Leader Felicity Maroney does not want to pass on her bad eating habits to her daughter
WHAT an amazing bunch of leaders we have on Operation Transformation this year (RTE One, Tuesdays and Wednesdays at 8.30pm).
It is early days yet but I think there is a unique bond between them all. In the psychology world we say when it comes to new group that the process of ‘Forming, Norming, Storming and Reforming’ takes place.
It’s too early for the ‘Storming’, it will happen but at the moment there is great excitement and teamwork.
This year I am all about compassion. Too many of our leaders have harsh internal critical voices; their challenge is to learn to have self-compassion. It’s this supportive voice that will provide emotional freedom and room for psychological growth.
Now that’s Transformation.
Sarah O’ Callaghan, 27, Ballinagh, Cavan
Sarah is on the pathway from surviving to thriving. She is a feisty fighter, who exudes resilience.
Her life was threatened by aggressive cancer and her weight, body image, confidence, sense of self was rocked to the core.
Sarah is just amazing and in her mum, dad and partner she has the building blocks of essential social support that is required when faced with adversity.
Food was her old habit when it came to self-soothing. Operation Transformation is replacing that with health habits that last a lifetime.
Health is Sarah’s number one goal. When you are given a second chance life becomes even more real. I think Sarah will teach us all many lessons.
David Cryan, 38, Dublin via Tulsk, Roscommon
Dependable David doesn’t want to let anyone down, his family, friends, An Garda Siochana. He won’t. David is solid.
However, I frighten him. David doesn’t do emotions, or so he thinks. He bottles up his emotions and stress, but it leaks out.
You can’t put a lid on these things. David is the classic carer who puts everyone else first not himself.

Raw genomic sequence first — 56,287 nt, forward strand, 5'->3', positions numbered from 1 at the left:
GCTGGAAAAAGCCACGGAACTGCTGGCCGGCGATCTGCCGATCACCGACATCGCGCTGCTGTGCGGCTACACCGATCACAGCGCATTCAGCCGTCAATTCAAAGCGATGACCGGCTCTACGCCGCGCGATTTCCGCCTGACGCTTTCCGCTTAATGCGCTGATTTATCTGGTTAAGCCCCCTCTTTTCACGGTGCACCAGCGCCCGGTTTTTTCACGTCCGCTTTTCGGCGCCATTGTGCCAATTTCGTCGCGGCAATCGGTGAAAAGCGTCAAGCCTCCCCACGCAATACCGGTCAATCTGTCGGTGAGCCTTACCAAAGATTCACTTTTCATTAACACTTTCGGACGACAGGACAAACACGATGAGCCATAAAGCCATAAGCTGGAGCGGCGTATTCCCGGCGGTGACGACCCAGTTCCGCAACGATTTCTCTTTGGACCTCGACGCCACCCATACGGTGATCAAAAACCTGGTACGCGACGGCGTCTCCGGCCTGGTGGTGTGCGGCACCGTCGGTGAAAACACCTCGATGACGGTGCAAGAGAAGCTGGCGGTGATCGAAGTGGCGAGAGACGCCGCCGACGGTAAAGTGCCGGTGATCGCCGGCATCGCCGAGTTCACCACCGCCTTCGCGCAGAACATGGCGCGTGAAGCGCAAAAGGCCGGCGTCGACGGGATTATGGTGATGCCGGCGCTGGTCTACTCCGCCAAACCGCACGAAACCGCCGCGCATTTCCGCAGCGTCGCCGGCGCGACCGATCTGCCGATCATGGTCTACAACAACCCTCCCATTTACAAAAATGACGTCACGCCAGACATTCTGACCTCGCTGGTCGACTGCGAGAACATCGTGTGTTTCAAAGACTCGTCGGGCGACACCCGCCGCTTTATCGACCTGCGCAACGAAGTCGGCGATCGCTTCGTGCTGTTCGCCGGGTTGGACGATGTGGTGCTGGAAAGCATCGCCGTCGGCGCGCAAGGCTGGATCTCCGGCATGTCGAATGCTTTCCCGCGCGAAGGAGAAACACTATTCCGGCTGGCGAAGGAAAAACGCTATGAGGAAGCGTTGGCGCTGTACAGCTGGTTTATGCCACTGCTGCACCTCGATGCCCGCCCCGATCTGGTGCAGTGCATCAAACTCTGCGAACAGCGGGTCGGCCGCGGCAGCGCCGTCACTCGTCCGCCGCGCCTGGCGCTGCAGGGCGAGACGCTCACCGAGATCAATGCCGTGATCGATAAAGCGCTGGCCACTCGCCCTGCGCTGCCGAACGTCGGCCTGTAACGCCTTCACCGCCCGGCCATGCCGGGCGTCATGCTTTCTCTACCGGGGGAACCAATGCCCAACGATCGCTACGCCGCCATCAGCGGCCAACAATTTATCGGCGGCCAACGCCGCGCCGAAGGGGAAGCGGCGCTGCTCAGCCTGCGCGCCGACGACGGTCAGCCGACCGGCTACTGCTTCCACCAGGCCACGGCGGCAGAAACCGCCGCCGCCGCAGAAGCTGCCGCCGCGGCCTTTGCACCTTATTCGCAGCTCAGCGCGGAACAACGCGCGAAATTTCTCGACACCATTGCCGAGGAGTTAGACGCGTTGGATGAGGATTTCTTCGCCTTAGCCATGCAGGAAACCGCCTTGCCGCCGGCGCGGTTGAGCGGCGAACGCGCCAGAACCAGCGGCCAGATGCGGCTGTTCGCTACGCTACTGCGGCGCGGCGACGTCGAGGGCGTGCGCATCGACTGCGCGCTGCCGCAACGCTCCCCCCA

In week 1 he made an OT record losing 1 stone 2.5lbs. Amazing. I might have used an expletive when I heard this the first time!
Imagine losing that in seven days. Stress management and emotional recognition is the key for David.
He doesn’t have to be afraid of me. I am a nice person. But I will talk the ‘unmentionables’ — the bits we think and feel but don’t say out loud.
Mary Diamond 52, Kiltimagh, Mayo
Mary has all sorts of bits going on. She loves chocolate and she engages in ‘Mindless Eating, Emotional Eating and Secret Eating’.
What a deadly concoction or triple whammy.
Different tools are required for each of these, but first of all is raising the conscious awareness as to what’s happening so that you are not engaging in these behaviors.
Mary is normally confident, but now she has become socially withdrawn as she is disgusted in her body image.
She had put on a stone each decade. She was eight stone when she got married, now she is over 12 stone!
She is naturally worried about the future as she has a son with Down Syndrome and this is a key call to action for Mary to address her health.
I want to see her happiness on that list too.
Felicity Moroney, 30, Artane, Dublin
Felicity is a bright, engaging and bubbly person. At the young age of 12 she lost the main anchor in her life, her mother.
In the short time after this, she entered puberty. In psychology it is known that this is a particularly vulnerable time for children if traumatic events happen.
Felicity also went from national to secondary school all major transitions at a vulnerable moment. Felicity was triggered to start Operation Transformation by her desire not to visit her poor food habits on her daughter.
Planning and organisation will be her friend. She has a great supportive partner, Dan, and together once she gets her health back in-check they will achieve many great things.
To me Felicity represents true grit, someone when the chips are down will divert her energy into the task.
Felicity struggles with anxiety and I hope we can do some work on this that we can share through the program.
Wayne O'Donnell, Mallow, Cork
A recent photograph confronted Wayne and he asked “How big I have become?”
He had stopped sports due to serious elbow injury three years ago but fear has played a significant role in this particularly avoidance. Remember avoidance will always strengthen your fear muscle.
With the exercise program we can already see Wayne's fear dissipating. There is a lot of potentiality and possibility in Wayne.
That’s so exciting. Nobody knows where this is all going to end. Wayne needs to learn that you can’t out train a bad diet! I was concerned initially about the life-skills or lack thereof that Wayne had, but I was wrong. He too is a tenacious terrier that wants to put a number of adverse years behind him.
More on our leaders next week.
Dr Eddie Murphy runs a psychological and counselling service. If you are organising a speaker or training for school, community, voluntary, sporting or work groups, call Dr Eddie on 087 1302899 or go to www.facebook.com/ dr.eddie.murphy.psychologist